Bill by Wes Chesbro would allow underage beverage students to sip

  • Ellen Landis tastes a syrah wine during the Harvest Fair wine judging, Wednesday Sept. 25, 2013 at the Sonoma County Fairgrounds in Santa Rosa. (Kent Porter / Press Democrat) 2013

Some thirsty, underage students in California soon may be able to sip on a nice chardonnay or a robust porter — legally.

The reason is newly introduced legislation that would allow students enrolled in accredited wine- and beer-making programs to take a nip.

The bill, backed by the University of California and authored by Assemblyman Wesley Chesbro, a Democrat whose district covers the north coast as far south as Bodega Bay and Santa Rosa, allows students 18- to 20-year-olds to test their own work.

It's called "sip-and-spit," said Ganesan Srinivasan, Dean of Agriculture, Natural Resources and Culinary Arts at Santa Rosa Junior College.

To understand an instructor's description of wine complexities and appropriate food pairing, Srinivasan said a firsthand experience is necessary.

"They (students) need to be involved in the .<TH>.<TH>. sensory revelation," said Srinivasan, whose department oversees the school's winemaking programs. "We need a strong workforce who understand the different intricacies of wine, and it's important we teach students with hands-on experience, and also to do it in a responsible way."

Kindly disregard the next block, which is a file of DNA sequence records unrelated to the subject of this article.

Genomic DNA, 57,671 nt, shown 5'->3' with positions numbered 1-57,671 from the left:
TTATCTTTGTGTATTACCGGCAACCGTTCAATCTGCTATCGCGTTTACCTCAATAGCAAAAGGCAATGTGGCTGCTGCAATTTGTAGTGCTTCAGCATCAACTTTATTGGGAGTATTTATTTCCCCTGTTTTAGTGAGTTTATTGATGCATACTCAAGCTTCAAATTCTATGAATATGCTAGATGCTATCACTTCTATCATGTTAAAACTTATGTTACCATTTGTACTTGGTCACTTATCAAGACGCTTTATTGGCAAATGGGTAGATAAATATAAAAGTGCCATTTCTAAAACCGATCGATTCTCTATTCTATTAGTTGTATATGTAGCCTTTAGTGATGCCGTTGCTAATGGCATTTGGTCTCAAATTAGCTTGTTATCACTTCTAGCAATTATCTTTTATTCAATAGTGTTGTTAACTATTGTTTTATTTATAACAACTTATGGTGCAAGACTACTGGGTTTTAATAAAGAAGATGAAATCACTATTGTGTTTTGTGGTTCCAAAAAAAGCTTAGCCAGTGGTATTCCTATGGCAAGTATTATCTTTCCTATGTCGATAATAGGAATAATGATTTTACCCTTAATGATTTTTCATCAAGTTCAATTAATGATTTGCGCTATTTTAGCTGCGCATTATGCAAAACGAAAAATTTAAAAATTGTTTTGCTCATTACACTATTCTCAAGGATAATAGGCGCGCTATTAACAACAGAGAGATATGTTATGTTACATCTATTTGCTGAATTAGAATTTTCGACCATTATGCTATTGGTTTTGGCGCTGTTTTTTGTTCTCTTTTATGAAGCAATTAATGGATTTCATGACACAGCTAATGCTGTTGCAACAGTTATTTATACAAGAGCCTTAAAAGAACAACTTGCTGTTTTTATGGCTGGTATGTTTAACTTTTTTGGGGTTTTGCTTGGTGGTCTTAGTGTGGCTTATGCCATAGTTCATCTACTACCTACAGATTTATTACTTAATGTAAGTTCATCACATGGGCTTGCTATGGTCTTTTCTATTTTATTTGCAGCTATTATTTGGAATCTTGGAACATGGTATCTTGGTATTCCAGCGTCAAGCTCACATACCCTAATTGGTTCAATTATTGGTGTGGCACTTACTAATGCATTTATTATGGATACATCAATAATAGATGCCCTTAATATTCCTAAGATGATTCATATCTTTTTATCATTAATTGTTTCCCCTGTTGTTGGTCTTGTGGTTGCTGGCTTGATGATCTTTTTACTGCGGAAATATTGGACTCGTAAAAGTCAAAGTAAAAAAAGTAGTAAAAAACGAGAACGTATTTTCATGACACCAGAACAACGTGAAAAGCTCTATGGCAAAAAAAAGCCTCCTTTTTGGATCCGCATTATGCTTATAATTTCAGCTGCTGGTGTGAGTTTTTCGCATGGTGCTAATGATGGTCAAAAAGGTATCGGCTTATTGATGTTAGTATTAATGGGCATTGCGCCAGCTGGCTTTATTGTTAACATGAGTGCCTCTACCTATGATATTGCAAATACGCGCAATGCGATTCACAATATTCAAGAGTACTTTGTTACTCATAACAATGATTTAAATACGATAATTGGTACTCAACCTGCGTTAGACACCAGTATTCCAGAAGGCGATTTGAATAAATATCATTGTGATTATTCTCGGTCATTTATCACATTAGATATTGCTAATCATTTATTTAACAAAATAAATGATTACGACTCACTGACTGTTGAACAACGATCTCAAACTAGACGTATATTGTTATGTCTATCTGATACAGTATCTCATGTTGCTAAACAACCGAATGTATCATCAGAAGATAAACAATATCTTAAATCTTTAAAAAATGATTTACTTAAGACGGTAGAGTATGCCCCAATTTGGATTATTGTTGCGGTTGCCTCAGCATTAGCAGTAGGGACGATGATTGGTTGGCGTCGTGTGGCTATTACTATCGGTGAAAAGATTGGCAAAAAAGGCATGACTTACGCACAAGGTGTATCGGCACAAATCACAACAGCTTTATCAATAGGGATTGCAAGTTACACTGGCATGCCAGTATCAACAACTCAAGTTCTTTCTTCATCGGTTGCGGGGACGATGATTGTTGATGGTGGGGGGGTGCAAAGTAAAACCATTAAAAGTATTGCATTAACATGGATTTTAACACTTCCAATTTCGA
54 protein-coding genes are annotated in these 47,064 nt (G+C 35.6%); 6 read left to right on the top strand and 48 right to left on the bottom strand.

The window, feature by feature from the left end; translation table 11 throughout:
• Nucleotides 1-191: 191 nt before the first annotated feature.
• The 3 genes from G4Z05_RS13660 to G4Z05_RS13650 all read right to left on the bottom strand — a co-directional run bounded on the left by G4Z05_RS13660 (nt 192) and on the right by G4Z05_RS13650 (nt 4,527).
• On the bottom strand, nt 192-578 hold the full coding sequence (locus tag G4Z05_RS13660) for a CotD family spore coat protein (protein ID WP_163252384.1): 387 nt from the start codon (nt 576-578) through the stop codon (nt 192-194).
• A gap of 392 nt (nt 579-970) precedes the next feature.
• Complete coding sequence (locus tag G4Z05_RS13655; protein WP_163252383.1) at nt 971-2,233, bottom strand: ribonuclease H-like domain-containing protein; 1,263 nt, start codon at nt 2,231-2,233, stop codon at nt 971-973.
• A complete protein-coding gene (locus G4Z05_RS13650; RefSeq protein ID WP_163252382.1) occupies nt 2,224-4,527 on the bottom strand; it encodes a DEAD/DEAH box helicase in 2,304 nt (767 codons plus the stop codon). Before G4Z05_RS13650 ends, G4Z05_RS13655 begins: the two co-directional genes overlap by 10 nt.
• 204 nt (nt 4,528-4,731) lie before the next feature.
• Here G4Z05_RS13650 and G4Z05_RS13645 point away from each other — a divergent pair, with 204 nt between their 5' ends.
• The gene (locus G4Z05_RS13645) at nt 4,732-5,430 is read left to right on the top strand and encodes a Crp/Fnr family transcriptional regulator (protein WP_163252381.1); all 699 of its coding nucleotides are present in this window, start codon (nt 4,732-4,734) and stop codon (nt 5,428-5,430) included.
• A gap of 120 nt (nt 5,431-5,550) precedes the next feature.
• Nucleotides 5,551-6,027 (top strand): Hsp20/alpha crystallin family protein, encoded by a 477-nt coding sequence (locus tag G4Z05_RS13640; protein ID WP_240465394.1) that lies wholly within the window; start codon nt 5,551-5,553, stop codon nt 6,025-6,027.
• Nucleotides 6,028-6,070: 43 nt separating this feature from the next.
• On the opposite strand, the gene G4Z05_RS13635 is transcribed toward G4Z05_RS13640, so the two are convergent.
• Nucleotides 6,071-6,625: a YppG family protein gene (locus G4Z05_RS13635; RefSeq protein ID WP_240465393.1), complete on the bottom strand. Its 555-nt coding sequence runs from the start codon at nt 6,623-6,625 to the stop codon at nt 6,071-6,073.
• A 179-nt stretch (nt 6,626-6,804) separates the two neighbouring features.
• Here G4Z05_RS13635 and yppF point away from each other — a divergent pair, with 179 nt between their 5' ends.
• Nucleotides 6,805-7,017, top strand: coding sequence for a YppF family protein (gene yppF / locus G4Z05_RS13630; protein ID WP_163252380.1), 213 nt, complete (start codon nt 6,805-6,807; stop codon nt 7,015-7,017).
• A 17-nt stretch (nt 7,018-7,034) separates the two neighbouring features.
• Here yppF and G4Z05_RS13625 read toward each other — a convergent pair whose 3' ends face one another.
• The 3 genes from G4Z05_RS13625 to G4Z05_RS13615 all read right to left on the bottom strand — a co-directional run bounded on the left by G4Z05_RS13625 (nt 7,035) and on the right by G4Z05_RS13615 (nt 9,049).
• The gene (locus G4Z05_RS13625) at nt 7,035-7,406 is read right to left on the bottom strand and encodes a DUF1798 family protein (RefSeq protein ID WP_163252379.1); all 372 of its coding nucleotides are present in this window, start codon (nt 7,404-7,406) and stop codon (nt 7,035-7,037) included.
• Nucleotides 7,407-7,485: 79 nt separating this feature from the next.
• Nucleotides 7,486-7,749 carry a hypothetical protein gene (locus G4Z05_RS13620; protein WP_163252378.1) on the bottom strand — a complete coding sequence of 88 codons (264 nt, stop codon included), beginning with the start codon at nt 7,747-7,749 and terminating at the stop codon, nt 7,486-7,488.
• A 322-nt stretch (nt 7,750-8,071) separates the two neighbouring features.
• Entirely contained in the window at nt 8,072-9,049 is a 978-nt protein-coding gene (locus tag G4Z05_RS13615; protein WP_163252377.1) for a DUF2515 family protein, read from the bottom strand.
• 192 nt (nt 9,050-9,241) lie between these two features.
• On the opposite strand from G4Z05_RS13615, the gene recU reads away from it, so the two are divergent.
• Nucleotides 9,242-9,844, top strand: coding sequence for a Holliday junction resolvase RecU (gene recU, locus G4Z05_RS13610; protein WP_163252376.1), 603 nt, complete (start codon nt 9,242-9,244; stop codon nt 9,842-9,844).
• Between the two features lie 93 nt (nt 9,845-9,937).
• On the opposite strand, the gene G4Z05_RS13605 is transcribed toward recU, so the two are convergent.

Currently, California students interested in winemaking careers and attending a two- or four-year college have to wait until they're 21 to take some of their required classes.

Republican Assemblyman Katcho Achadjian, R-San Luis Obispo, the vice chairman of the Select Committee on Wine, said the bill "means a lot for the school in helping students to graduate."

Achadjian's 35th district has two colleges with winemaking, or enology, programs: Allan Hancock College and California Polytechnic State University San Luis Obispo.

"For Mr. Chesbro, coming from an area just like mine that's heavily involved in breweries and wineries, it makes sense," Achadjian said. "This way (schools) are protected by law and it becomes legal. How well you can enforce it so that they're not swallowing remains to be seen."

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